|Budget Amount *help
¥47,710,000 (Direct Cost : ¥36,700,000、Indirect Cost : ¥11,010,000)
Fiscal Year 2004 : ¥18,590,000 (Direct Cost : ¥14,300,000、Indirect Cost : ¥4,290,000)
Fiscal Year 2003 : ¥29,120,000 (Direct Cost : ¥22,400,000、Indirect Cost : ¥6,720,000)
Cellular events must be organized in the time dimension as well as in the space dimension for many proteins to perform their cellular functions effectively. The intracellular molecular oscillating loops that comprise the cell's circadian clock coordinate the timing of the expression of a variety of genes with basic or specific cellular functions. In mammals, the temporal pattern of clock gene expression generated in each SCN neuron is coupled to those of other cells and amplified, spreads its signals through the brain, and then, via glucocorticoids and sympathetic nerves, to peripheral organs. These peripheral organs have their own circadian clocks. In some tissues, such as liver, there is also a clock regulating cell cycle, which interacts strongly with the components and temporal organization of the circadian clock. Some tissues, however, such as testis, express clock genes whose function, if any, remains unclear. Furthermore, circadian clock function may be suspended in differentiat
ing tissue. Thus, the prominence of circadian organization may not apply equally to all tissues under all conditions.
If the cell cycle is intimately linked to the circadian clock, then it should be interesting to examine clock genes in rapidly replicating and differentiating tissues such as gonads. In testis where sper, matogeneis rapidly occurs, mPer1 and Clock genes are expressed constantly high. During somite genesis in mouse embryos, it is known that a pair of somites buds off from the presomitic mesoderm every 2 hours, suggesting that somite segmentation is controlled by a biological clock with a 2-hour cycle. The novel bHLH Hes genes show cyclic expression (every 2 hours) in the somite forming process. The somite clock Hes7 gene is located just downstream of mPer1. Interestingly, the Hes6 and mPer2 genes are also close to each other, only 2.8kbp apart. In the developing brain, it is known that neuronal stem cells express Hes1 and Hes6 genes abundantly in the proliferating and differentiating stages, but their expressions were faint after maturation of neurons. In contrast, Per1 and Per2 genes are expressed after completion of neurogenesis, and increased as their growth.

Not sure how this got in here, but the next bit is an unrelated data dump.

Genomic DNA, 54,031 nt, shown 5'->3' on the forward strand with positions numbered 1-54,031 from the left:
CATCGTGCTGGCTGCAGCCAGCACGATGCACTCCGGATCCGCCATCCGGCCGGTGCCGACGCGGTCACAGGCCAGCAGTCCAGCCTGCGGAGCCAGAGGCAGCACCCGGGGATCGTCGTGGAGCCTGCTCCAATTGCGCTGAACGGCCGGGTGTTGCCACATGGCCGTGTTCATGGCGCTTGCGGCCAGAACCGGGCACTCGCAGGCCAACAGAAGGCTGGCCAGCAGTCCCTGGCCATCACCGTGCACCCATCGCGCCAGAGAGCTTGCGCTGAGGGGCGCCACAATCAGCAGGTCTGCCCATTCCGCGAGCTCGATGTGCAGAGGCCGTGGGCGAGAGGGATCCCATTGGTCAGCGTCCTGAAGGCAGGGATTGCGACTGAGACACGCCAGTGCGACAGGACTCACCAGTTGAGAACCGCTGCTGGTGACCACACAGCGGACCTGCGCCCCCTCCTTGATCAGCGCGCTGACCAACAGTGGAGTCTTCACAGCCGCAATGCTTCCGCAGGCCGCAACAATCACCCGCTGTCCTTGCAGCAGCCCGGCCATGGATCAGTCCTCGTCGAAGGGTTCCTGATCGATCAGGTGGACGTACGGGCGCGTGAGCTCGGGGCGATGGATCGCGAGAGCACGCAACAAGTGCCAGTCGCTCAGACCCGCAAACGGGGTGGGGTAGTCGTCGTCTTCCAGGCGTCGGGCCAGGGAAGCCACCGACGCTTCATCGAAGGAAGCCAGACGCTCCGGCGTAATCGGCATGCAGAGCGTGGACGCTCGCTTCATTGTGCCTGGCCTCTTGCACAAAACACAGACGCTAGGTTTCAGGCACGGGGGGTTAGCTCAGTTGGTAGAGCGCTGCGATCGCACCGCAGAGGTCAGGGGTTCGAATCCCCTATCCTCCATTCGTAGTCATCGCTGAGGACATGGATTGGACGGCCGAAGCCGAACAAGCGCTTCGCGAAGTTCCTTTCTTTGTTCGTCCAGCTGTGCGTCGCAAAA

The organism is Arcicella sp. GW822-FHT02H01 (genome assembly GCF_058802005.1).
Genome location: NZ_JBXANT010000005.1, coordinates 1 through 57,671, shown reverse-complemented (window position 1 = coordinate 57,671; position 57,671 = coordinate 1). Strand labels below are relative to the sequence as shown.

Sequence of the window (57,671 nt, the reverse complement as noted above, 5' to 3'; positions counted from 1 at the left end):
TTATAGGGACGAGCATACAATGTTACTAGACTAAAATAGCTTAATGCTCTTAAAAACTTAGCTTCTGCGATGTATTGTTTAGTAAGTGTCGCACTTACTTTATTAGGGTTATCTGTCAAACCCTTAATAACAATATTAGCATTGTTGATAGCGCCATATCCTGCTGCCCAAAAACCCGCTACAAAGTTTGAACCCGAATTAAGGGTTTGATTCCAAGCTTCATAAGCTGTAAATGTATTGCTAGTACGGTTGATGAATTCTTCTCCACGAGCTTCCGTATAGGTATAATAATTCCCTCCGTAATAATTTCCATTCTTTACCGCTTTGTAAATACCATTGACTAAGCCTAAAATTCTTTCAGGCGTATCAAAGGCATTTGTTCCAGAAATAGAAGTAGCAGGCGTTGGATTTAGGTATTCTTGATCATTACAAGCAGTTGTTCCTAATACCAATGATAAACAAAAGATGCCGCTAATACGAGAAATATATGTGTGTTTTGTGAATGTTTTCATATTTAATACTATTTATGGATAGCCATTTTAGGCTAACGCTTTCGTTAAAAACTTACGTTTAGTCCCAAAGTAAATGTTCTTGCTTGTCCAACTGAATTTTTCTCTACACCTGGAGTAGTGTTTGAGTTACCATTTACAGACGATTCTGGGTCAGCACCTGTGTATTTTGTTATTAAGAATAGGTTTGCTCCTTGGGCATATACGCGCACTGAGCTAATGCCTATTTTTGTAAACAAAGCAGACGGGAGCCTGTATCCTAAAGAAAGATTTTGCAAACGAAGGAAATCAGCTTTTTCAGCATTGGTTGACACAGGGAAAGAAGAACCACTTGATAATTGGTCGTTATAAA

One speculative explanation for such segregation of gene expression involves genome-segregating factors. In the study of the chicken β-globulin gene, insulator DNA elements were found to protect transcribed region from outside regulatory influences. They are present near chromatin domain boundaries or at sites where they prevent inappropriate activation of a promoter by a nearby heterogenous enhancer. In another example, the DNA-binding protein CTCF, which acts as a chromatin 'insulator, regulates imprinting of the mammalian Igf2 and H19 genes in a methylation-sensitive manner. If such genome segregating factors exist between the Per and Hes genes, one could imagine that the "24h-slow" circadian clock is switched off in developing tissue, allowing the "2h-rapid" clock to work. After morphogenesis, the "2h-rapid" clock involving Hes is switched off, and the "24h-slow" circadian clock involving mPer genes are switched on to adapt to the day-night environmental cycle. This scheme might apply to other rapidly differentiating tissues, although the expression dynamics of the Hes genes are not known for most organs. The silencing of Per genes in differentiating tissue could explain the enigma of why wee1 mediated G2 to M gating is not essential for coordinating cell division. Also, it would explain why embryogenesis seems to be perfectly normal in clock-less mutant mice. Less